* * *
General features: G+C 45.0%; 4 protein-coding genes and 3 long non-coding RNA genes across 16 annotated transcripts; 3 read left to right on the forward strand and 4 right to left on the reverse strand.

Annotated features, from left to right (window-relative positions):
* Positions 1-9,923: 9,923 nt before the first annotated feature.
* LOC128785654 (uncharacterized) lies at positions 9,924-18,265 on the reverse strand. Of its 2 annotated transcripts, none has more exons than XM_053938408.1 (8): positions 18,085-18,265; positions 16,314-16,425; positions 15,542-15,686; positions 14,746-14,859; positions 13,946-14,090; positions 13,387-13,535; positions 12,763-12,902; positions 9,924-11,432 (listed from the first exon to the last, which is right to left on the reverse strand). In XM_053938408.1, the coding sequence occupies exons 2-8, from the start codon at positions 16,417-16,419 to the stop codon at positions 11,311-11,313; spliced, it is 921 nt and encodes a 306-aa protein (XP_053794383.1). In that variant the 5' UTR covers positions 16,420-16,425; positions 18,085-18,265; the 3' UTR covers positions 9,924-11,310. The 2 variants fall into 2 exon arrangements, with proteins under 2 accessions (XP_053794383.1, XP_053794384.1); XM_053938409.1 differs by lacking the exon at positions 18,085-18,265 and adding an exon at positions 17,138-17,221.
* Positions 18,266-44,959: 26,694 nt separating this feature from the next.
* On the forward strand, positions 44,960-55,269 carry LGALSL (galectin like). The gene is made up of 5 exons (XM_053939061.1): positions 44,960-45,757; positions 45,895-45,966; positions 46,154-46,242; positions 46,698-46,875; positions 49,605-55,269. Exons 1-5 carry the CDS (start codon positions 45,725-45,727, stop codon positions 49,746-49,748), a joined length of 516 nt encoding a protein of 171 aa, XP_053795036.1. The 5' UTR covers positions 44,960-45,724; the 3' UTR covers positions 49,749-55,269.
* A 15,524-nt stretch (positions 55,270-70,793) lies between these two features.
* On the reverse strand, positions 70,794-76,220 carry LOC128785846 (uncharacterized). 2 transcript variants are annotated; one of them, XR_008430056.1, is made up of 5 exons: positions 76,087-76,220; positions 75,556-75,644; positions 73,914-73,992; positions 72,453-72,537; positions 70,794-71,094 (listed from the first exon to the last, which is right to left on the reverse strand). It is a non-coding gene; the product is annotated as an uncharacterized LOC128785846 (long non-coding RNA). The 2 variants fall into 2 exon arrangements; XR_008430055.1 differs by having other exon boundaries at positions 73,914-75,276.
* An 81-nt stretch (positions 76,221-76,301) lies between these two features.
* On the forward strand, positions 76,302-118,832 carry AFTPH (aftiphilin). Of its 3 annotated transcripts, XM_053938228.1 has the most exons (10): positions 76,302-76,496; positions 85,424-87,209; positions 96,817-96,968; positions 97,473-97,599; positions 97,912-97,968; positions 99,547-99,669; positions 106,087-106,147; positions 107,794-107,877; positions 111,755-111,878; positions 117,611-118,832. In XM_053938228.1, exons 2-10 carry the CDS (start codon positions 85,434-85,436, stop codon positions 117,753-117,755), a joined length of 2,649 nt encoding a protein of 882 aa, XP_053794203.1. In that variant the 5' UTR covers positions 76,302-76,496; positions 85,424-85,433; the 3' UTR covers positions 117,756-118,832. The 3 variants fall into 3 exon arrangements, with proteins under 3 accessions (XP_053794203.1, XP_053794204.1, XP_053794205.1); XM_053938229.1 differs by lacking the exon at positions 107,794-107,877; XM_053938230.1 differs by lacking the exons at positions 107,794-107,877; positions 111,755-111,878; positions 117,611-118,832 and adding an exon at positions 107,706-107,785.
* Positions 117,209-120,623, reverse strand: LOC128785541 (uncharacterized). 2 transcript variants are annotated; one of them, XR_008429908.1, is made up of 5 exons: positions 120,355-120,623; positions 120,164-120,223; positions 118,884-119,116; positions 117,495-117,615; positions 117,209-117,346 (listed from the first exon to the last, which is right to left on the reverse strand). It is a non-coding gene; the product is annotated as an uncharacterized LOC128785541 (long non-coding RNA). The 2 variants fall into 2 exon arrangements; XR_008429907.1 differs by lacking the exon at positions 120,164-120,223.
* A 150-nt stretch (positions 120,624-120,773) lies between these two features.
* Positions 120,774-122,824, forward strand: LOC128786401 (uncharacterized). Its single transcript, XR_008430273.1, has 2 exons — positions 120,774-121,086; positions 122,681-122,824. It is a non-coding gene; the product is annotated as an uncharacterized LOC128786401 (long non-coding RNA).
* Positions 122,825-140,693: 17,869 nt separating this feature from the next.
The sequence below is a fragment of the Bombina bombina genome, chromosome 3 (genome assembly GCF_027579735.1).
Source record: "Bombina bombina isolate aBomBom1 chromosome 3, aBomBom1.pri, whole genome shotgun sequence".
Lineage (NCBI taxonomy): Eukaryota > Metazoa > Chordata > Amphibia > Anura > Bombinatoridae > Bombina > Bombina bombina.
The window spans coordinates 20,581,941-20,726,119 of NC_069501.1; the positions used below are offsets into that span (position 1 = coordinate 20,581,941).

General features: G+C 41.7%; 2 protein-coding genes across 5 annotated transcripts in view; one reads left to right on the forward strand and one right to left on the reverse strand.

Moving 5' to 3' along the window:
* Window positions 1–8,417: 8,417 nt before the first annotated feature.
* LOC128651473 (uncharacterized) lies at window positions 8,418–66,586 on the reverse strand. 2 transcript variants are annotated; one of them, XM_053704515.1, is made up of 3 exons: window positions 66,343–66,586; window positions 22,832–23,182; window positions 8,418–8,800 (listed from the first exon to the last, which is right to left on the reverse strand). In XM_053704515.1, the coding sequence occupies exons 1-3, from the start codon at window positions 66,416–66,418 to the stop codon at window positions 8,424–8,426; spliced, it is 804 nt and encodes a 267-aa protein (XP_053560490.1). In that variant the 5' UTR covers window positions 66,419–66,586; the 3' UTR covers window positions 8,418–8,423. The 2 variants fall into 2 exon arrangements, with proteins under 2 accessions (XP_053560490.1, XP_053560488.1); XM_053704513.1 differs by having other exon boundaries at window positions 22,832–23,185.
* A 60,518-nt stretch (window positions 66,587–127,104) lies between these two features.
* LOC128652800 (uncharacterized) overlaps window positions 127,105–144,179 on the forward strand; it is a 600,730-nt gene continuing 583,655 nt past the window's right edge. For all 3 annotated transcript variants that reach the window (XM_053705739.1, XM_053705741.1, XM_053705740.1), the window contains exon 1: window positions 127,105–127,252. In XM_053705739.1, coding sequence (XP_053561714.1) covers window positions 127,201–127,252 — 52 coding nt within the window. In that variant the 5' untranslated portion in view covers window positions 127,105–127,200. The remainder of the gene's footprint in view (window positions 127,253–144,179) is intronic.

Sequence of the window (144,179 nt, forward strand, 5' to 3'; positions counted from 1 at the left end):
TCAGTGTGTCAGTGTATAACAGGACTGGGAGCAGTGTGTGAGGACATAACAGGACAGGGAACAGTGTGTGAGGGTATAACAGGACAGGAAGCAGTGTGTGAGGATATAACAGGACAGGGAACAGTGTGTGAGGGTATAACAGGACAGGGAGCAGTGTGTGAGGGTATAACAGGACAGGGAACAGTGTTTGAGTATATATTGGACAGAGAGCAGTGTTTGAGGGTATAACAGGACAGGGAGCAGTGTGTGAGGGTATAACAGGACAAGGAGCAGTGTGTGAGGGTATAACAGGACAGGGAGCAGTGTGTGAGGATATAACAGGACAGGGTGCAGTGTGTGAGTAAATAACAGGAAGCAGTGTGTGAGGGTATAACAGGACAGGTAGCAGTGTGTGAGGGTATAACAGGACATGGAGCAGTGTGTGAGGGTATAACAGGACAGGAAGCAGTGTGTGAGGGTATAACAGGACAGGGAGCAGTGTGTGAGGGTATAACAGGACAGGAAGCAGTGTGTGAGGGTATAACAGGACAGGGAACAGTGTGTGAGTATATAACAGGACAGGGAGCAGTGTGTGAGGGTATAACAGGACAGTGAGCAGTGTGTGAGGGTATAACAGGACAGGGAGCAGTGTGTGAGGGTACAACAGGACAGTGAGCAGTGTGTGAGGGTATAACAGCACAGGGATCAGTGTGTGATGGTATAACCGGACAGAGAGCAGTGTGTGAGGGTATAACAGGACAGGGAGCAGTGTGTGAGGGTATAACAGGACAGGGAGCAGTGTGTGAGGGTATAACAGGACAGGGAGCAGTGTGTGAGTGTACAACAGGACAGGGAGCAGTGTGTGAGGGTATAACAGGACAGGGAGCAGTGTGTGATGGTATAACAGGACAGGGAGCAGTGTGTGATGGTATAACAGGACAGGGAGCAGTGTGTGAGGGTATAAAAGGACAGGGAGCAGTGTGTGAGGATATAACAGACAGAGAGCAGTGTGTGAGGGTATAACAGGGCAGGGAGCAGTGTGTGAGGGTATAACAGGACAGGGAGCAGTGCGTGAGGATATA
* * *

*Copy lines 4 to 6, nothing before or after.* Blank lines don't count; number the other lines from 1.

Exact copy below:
* LOC128785654 (uncharacterized) lies at positions 9,924-18,265 on the reverse strand. Of its 2 annotated transcripts, none has more exons than XM_053938408.1 (8): positions 18,085-18,265; positions 16,314-16,425; positions 15,542-15,686; positions 14,746-14,859; positions 13,946-14,090; positions 13,387-13,535; positions 12,763-12,902; positions 9,924-11,432 (listed from the first exon to the last, which is right to left on the reverse strand). In XM_053938408.1, the coding sequence occupies exons 2-8, from the start codon at positions 16,417-16,419 to the stop codon at positions 11,311-11,313; spliced, it is 921 nt and encodes a 306-aa protein (XP_053794383.1). In that variant the 5' UTR covers positions 16,420-16,425; positions 18,085-18,265; the 3' UTR covers positions 9,924-11,310. The 2 variants fall into 2 exon arrangements, with proteins under 2 accessions (XP_053794383.1, XP_053794384.1); XM_053938409.1 differs by lacking the exon at positions 18,085-18,265 and adding an exon at positions 17,138-17,221.
* Positions 18,266-44,959: 26,694 nt separating this feature from the next.
* On the forward strand, positions 44,960-55,269 carry LGALSL (galectin like). The gene is made up of 5 exons (XM_053939061.1): positions 44,960-45,757; positions 45,895-45,966; positions 46,154-46,242; positions 46,698-46,875; positions 49,605-55,269. Exons 1-5 carry the CDS (start codon positions 45,725-45,727, stop codon positions 49,746-49,748), a joined length of 516 nt encoding a protein of 171 aa, XP_053795036.1. The 5' UTR covers positions 44,960-45,724; the 3' UTR covers positions 49,749-55,269.